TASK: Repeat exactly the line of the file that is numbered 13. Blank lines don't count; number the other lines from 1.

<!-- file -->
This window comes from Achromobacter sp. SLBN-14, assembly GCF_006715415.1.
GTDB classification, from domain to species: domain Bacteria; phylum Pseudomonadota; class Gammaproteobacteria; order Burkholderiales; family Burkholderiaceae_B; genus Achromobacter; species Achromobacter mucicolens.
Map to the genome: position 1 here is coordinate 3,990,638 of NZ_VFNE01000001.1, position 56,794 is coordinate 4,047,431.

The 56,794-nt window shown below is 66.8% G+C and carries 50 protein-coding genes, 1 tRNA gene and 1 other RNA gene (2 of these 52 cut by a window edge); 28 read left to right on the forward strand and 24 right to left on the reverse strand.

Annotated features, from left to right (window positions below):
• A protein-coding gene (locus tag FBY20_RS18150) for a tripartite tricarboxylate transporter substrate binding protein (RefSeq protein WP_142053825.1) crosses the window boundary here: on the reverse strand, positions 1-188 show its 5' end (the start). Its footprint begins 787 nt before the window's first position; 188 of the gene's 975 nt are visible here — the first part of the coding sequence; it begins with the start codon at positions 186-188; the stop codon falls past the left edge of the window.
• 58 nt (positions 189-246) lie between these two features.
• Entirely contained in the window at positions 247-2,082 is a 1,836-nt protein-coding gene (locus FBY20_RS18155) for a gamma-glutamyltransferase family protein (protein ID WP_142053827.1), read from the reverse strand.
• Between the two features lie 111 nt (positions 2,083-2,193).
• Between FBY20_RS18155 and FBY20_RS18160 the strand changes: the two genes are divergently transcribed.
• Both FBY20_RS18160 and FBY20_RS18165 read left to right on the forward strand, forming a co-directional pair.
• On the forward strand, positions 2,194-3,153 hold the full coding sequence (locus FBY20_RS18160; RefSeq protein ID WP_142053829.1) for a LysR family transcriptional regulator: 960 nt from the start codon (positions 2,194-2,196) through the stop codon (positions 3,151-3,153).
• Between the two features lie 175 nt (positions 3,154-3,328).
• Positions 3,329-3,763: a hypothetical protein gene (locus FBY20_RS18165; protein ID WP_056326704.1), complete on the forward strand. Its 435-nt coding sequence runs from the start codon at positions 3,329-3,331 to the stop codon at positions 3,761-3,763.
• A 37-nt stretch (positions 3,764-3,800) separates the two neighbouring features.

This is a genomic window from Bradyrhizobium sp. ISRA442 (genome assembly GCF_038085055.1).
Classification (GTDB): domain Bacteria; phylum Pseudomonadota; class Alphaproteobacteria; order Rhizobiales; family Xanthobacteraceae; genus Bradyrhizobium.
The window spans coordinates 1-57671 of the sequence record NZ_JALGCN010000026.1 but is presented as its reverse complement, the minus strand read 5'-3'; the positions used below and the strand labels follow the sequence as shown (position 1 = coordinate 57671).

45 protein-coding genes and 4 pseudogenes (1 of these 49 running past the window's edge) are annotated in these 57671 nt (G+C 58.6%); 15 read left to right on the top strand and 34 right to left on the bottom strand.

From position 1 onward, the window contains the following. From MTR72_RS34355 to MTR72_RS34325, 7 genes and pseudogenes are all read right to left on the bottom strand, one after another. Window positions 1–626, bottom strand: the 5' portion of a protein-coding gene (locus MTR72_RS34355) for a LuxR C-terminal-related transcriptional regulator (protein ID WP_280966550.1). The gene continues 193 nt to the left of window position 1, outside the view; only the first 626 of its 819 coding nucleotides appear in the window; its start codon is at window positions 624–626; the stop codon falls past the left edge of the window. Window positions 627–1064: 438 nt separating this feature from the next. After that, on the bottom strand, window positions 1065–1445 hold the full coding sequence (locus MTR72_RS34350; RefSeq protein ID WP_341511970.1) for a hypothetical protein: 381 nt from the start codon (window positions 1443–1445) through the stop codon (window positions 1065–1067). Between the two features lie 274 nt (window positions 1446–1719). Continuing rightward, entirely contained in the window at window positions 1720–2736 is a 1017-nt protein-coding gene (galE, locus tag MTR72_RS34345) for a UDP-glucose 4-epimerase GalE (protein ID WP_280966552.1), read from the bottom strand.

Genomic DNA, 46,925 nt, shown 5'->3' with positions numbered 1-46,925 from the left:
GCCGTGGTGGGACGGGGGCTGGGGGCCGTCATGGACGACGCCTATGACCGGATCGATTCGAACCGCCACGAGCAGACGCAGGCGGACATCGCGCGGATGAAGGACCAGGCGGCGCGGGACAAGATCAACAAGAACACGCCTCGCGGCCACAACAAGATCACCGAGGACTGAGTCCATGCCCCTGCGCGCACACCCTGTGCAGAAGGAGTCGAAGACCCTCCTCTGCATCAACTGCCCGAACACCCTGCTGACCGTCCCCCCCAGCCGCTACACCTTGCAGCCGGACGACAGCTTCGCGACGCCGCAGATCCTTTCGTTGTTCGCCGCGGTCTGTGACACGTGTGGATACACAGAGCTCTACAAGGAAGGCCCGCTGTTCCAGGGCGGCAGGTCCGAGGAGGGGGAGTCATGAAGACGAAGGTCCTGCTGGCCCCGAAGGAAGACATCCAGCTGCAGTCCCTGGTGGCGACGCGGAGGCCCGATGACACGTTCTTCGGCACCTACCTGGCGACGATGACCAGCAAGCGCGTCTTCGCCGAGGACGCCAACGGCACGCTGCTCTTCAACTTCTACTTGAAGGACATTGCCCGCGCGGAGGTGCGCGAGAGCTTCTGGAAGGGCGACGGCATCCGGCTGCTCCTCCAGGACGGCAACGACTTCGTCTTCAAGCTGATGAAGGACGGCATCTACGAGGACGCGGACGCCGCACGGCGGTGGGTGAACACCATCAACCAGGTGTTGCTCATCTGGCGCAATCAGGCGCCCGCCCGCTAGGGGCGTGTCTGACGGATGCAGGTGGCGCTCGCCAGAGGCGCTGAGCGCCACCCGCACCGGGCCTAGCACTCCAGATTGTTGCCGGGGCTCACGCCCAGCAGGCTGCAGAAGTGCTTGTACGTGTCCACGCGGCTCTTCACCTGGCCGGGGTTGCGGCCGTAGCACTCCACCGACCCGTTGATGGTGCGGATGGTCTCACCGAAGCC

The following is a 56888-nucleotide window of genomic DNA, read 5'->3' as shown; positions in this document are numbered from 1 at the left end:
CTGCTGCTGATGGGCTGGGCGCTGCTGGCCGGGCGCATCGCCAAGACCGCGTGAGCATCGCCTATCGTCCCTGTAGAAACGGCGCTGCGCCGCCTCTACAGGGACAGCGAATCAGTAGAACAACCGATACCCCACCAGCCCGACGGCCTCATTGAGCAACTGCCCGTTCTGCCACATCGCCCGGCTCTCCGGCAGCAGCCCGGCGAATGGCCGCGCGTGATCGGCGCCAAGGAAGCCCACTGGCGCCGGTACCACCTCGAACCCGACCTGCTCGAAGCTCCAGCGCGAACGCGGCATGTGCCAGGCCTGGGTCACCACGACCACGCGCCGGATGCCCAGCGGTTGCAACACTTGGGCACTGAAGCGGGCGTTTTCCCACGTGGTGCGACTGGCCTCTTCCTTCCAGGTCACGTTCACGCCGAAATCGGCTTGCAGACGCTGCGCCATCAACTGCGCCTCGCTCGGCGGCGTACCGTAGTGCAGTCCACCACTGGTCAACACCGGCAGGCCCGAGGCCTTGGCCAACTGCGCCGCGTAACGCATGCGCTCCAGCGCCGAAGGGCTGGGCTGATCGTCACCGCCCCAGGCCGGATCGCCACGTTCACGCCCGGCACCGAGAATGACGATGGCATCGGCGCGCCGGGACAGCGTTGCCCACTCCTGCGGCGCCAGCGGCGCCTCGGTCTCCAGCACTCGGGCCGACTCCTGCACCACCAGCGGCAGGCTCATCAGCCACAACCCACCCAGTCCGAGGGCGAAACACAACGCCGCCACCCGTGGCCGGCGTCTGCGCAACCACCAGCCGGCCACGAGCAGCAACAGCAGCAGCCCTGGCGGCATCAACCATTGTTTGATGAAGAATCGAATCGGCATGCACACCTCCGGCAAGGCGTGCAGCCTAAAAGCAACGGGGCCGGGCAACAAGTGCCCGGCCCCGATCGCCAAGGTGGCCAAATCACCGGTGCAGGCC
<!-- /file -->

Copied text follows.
• Between the two features lie 175 nt (positions 3,154-3,328).